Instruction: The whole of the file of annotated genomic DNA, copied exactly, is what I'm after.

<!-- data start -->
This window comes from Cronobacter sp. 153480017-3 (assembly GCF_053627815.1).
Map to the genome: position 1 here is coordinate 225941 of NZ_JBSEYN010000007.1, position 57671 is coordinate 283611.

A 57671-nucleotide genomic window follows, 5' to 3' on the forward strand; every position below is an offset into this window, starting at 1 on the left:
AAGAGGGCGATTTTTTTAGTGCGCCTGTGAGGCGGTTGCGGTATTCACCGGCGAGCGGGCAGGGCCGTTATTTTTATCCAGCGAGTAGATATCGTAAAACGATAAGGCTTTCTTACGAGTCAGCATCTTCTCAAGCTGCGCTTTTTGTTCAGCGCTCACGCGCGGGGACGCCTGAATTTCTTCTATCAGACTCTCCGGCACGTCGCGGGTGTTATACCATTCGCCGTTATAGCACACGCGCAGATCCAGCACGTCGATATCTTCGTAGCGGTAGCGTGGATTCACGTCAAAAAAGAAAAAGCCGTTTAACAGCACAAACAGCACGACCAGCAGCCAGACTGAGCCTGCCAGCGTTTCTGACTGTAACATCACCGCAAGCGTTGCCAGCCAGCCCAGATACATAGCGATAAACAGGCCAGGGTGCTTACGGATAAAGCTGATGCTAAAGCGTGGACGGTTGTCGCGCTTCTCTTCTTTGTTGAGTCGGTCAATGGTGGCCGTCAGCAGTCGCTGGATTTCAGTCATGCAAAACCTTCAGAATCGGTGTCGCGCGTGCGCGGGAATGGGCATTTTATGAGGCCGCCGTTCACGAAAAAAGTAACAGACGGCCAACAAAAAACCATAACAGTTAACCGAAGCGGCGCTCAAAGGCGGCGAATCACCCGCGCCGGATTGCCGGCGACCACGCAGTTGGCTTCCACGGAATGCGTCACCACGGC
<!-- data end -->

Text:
This window comes from Cronobacter sp. 153480017-3 (assembly GCF_053627815.1).
Map to the genome: position 1 here is coordinate 225941 of NZ_JBSEYN010000007.1, position 57671 is coordinate 283611.

A 57671-nucleotide genomic window follows, 5' to 3' on the forward strand; every position below is an offset into this window, starting at 1 on the left:
AAGAGGGCGATTTTTTTAGTGCGCCTGTGAGGCGGTTGCGGTATTCACCGGCGAGCGGGCAGGGCCGTTATTTTTATCCAGCGAGTAGATATCGTAAAACGATAAGGCTTTCTTACGAGTCAGCATCTTCTCAAGCTGCGCTTTTTGTTCAGCGCTCACGCGCGGGGACGCCTGAATTTCTTCTATCAGACTCTCCGGCACGTCGCGGGTGTTATACCATTCGCCGTTATAGCACACGCGCAGATCCAGCACGTCGATATCTTCGTAGCGGTAGCGTGGATTCACGTCAAAAAAGAAAAAGCCGTTTAACAGCACAAACAGCACGACCAGCAGCCAGACTGAGCCTGCCAGCGTTTCTGACTGTAACATCACCGCAAGCGTTGCCAGCCAGCCCAGATACATAGCGATAAACAGGCCAGGGTGCTTACGGATAAAGCTGATGCTAAAGCGTGGACGGTTGTCGCGCTTCTCTTCTTTGTTGAGTCGGTCAATGGTGGCCGTCAGCAGTCGCTGGATTTCAGTCATGCAAAACCTTCAGAATCGGTGTCGCGCGTGCGCGGGAATGGGCATTTTATGAGGCCGCCGTTCACGAAAAAAGTAACAGACGGCCAACAAAAAACCATAACAGTTAACCGAAGCGGCGCTCAAAGGCGGCGAATCACCCGCGCCGGATTGCCGGCGACCACGCAGTTGGCTTCCACGGAATGCGTCACCACGGC